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Where is the security amidst huge budget allocations?

On November 29, 2023, President Bola Ahmed Tinubu presented a budget proposal of N27.5 trillion for 2024 to the National Assembly. Out of the sum,…

On November 29, 2023, President Bola Ahmed Tinubu presented a budget proposal of N27.5 trillion for 2024 to the National Assembly. Out of the sum, defence and security was allocated N3.25 trillion, the largest single allocation to any sector, at over 12 percent of the total budget.

This may indicate that the government places a high premium on security of lives and property, and rightly so. However, it also raises the question of accountability and performance, particularly in terms of Nigeria’s cumulative spending on security over recent years with little to show for it on the ground.

In 2022, defence and security had a budget allocation of N2.98 trillion out of the total budget of N21.83 trillion. In the military alone, N1.55 trillion was budgeted in the 2023 budget, showing a breakdown of N917.55billion for personnel costs, N78.53billion for overhead and over N297 billion for capital expenditure. Also, in the 2023 supplementary budget, defence and security got N605 billion out of the total amount of N2,176,791,286,033.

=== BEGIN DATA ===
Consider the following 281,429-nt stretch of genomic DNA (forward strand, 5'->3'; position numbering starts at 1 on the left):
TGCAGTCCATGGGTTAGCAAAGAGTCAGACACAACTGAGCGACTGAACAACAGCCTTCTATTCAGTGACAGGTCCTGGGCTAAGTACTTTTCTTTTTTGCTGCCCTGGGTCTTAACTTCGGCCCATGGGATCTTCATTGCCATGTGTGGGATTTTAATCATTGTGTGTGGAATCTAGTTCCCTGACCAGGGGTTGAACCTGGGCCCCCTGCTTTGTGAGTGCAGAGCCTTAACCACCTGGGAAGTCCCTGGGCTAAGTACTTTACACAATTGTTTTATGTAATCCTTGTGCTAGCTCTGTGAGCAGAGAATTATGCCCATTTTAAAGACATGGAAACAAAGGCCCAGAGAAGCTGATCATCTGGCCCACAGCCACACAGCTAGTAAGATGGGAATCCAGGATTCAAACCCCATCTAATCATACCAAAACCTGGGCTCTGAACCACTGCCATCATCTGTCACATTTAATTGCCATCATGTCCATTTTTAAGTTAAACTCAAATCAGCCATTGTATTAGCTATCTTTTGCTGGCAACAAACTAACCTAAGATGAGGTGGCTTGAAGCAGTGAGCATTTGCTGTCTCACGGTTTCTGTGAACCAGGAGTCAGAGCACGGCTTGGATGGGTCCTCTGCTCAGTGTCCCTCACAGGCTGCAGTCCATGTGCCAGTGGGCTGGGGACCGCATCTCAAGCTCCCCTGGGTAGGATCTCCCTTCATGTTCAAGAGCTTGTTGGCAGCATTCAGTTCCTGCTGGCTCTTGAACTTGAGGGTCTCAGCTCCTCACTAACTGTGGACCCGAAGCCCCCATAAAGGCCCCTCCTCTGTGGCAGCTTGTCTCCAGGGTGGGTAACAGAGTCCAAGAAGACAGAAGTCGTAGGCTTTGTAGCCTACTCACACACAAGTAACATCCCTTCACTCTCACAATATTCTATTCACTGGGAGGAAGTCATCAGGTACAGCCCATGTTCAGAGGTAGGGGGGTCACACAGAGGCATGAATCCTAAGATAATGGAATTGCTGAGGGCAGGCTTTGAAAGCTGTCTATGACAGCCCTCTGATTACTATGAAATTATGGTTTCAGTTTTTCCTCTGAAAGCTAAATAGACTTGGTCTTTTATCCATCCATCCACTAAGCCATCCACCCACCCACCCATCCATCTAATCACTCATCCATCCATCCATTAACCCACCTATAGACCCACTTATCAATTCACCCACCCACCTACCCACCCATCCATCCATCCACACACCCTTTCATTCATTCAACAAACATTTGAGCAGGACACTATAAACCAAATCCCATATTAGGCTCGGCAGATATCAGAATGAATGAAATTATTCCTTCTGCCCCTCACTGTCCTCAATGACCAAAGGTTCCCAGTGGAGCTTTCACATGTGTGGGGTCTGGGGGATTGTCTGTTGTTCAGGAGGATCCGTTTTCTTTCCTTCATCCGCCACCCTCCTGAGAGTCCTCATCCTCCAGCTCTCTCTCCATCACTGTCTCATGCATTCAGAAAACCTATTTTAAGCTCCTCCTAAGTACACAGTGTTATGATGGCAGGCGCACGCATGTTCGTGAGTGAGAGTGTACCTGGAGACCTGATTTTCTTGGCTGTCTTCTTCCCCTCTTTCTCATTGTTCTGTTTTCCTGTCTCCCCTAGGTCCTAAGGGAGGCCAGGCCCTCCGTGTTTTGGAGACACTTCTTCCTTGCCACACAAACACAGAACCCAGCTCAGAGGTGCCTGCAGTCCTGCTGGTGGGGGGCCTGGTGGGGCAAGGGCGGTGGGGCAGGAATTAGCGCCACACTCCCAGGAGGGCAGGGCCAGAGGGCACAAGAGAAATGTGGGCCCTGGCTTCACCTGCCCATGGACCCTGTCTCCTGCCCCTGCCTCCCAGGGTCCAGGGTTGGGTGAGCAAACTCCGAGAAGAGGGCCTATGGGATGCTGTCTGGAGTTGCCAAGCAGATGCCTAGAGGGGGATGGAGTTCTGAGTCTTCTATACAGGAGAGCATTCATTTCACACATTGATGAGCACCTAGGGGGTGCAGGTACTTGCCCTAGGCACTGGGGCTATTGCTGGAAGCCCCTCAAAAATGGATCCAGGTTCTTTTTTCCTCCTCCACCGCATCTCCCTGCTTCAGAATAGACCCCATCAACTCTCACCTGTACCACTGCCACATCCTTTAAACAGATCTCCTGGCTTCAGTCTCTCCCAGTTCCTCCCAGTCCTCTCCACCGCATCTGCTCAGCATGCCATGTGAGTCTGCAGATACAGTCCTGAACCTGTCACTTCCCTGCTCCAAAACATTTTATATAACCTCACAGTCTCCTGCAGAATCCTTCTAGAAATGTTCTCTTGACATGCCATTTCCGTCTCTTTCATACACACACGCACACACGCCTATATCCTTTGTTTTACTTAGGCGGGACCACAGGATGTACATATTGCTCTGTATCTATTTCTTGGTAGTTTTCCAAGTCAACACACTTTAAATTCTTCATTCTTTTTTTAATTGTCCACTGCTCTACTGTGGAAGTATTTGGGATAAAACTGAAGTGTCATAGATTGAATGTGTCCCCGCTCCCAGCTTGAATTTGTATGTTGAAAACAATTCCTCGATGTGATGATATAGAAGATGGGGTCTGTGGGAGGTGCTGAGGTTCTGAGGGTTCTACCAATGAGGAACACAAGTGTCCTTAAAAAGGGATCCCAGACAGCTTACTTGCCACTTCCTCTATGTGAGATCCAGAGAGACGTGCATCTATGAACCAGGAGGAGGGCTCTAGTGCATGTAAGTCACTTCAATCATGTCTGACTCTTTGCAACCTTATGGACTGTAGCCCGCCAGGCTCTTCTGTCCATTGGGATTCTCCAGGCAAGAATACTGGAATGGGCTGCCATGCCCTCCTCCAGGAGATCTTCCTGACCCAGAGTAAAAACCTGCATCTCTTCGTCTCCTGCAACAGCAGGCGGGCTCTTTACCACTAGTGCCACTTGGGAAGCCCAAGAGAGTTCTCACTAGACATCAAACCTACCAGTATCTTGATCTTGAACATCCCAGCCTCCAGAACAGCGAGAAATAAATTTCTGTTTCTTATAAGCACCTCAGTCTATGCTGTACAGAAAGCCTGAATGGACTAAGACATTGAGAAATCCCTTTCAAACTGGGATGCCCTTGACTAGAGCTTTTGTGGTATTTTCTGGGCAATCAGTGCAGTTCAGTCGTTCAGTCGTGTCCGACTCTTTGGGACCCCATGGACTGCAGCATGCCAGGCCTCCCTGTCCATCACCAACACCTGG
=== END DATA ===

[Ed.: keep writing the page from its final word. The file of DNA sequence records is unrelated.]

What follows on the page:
According to a review of budget documents of Ministry of Defence, in the last five years, Nigeria’s defence budget has risen by 134.80 per cent, from N589.955 billion in 2019 to N2.98 trillion last year.

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The Stockholm International Peace Research Institute (SIPRI) said military expenditure in Nigeria averaged from $23,4 million in 1960 to an all-time high of $4.47 billion in 2021. Specifically, in the last five years, Nigeria’s military spending/defence budget for 2021 was $4.47 billion, a 73.93% increase from 2020. For 2020, it was $2.57 billion, a 38.04% increase from 2019, which was $1.86 billion. The 2019 figure represents a decline of 8.95% from 2018, which was $2.04 billion.

In other words, in just the years 2021, 2020, 2019 and 2018, Nigeria has budgeted $10.94 billion on security and defence. And add to that the budgets for 2022 and 2023 that together total nearly a further $6.23 billion even by today’s exchange rate of say N1000 to a dollar. Overall, we are looking at total budgetary allocations of $17.17 billion for security and defence for just the years 2018 to date.

No doubt, $17 billion for a single sector is a lot of money, even for the United States, the country that has by far the highest defence and security expenditure in the world. For Nigeria, it is still a lot of money if just 30% of the sums were released.

Yet, despite the dramatic increase in defence and security allocation in recent years, Nigerians have not felt commensurate decrease in insecurity. They are daily confronted with terrorism, kidnappings, crude oil theft; farmer-herder clashes, banditry, separatist terror, and other criminalities. Meanwhile, increased budgetary allocation was supposed to equip the military and other security agencies’ capabilities towards meeting its constitutional requirements.